The recent appointment of a new CEO for the Clean Energy Council, David Green, brings into focus the limited time left until the next federal election. During this period the clean energy and greenhouse abatement industry sectors need to secure a reasonably stable regulatory environment in which to invest and grow, irrespective of the election result.
These businesses cannot take anything for granted despite calming reassurances from government and shadow ministers. Household cost-of-living pressures, even those that are imagined rather than real, are dominating the political landscape. These make governments keen to find any lever, no matter how inconsequential, to reduce prices.
The Gillard Government and Opposition also face major challenges in trying to achieve their promises to bring the budget into surplus. And various industry associations have been emboldened by their success over the carbon price and the mining tax and are now aiming to bring down a range of other government policies that support the clean energy sector.
Obviously the carbon price is in the firing line, but I would suggest that the Renewable Energy Target is also under attack. Direct Action, if designed and funded properly, is likely to be a lot better than nothing, but there are so many unanswered questions about how it will work. There is the potential for a mandated nation-wide energy savings target and economic modelling suggests it will benefit the economy. But a number of industry associations are aligned against it. And as we’ve reported previously, feed-in tariffs for solar PV have been steadily whittled away.
To address this, the clean energy industry must convince those that live in the mortgage belt of Australia that a clean energy future is an affordable and prudent investment, not a cost of living impost.
The reality however, is that support amongst the community for government policy to support clean energy is soft. The polls indicate that the vast majority of Australians prefer their energy needs to be met from renewable sources and greater energy efficiency. But they become noticeably less enthusiastic when it is suggested that this might come at the expense of higher electricity prices.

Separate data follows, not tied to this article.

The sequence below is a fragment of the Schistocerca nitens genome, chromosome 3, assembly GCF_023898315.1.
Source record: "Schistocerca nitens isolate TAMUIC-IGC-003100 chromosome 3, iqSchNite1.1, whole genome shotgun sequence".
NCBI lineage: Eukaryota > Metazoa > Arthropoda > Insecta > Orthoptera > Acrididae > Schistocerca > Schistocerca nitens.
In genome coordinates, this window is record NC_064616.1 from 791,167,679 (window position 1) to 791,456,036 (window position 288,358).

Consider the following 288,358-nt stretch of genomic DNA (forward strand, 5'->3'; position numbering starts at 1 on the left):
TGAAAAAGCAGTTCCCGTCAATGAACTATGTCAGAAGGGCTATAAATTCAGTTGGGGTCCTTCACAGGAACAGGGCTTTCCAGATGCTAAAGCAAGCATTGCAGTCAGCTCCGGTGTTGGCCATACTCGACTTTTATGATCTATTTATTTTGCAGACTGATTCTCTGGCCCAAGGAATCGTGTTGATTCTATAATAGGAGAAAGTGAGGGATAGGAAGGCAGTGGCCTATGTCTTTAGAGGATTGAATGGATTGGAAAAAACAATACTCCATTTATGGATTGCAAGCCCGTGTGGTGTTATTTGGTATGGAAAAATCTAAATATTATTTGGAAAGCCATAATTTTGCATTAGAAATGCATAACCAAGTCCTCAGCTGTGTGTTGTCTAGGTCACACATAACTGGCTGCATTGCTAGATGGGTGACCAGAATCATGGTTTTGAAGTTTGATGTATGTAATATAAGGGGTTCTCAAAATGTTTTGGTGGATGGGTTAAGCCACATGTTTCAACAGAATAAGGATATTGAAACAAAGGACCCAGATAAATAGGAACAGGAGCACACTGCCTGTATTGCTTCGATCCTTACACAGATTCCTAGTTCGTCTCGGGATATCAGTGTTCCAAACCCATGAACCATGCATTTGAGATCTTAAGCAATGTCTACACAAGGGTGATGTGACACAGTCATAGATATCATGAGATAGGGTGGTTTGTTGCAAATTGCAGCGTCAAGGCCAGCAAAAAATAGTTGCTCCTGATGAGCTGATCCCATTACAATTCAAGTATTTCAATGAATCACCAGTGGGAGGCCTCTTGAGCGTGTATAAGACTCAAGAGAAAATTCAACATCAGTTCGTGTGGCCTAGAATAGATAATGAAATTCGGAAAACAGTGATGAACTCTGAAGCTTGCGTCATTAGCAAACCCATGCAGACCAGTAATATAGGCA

The enthusiasm for action on climate change and buoyant economic mood of 2007 that gave people the confidence to be more generous to others is now long gone. While unemployment is low by historical standards, the Global Financial Crisis and the debt hangover from the prior property boom have left people nervous for their own personal financial circumstances. This is evidenced through the rising rate of savings.
Today, the clean energy sector has very strong support amongst inner urban suburbs in Australia’s capital cities, where people tend to be focussed heavily on a concern for the welfare of others. This can be useful in influencing Labor politicians to do something who are threatened by the Greens. But it has zero influence over Liberal-National politicians who have no chance of winning these seats anyway. Probably the next place where support is reasonably strong for the clean energy sector is the wealthy suburbs slightly further out from the CBD. But this isn’t much good either, because even though these people may be keen to see policies to address climate change, they won’t change their vote away from the Liberal Party.
What this leaves is the mortgage belt in outer suburban capital cities and a number of major regional cities. These people are an extremely tough sell on anything that doesn’t benefit them directly. The mortgage belt is characterised by people who are reasonably well-off but feel financially stretched and vulnerable. This is related to a large mortgage (relative to their income) and the responsibility and financial pressure that comes with raising children. It probably also reflects some social pressures associated with trying to keep up with the Jones’.
It is these people where populist appeals to relieve the “cost of living pressures” ring most loudly. Any kind of government policy that involves taking money from them (even when they’ll receive mitigating compensation) to pay for something to benefit the community as a whole needs to be very well supported. Their inclination on such things is to say, ‘I’ve worked hard for this money, how can I trust that you won’t just waste it?’
If the clean energy sector is to have any hope of securing a stable regulatory environment conducive to investment and growth they really need to start selling themselves much harder to this Kath and Kim segment of the population. Their time is running out.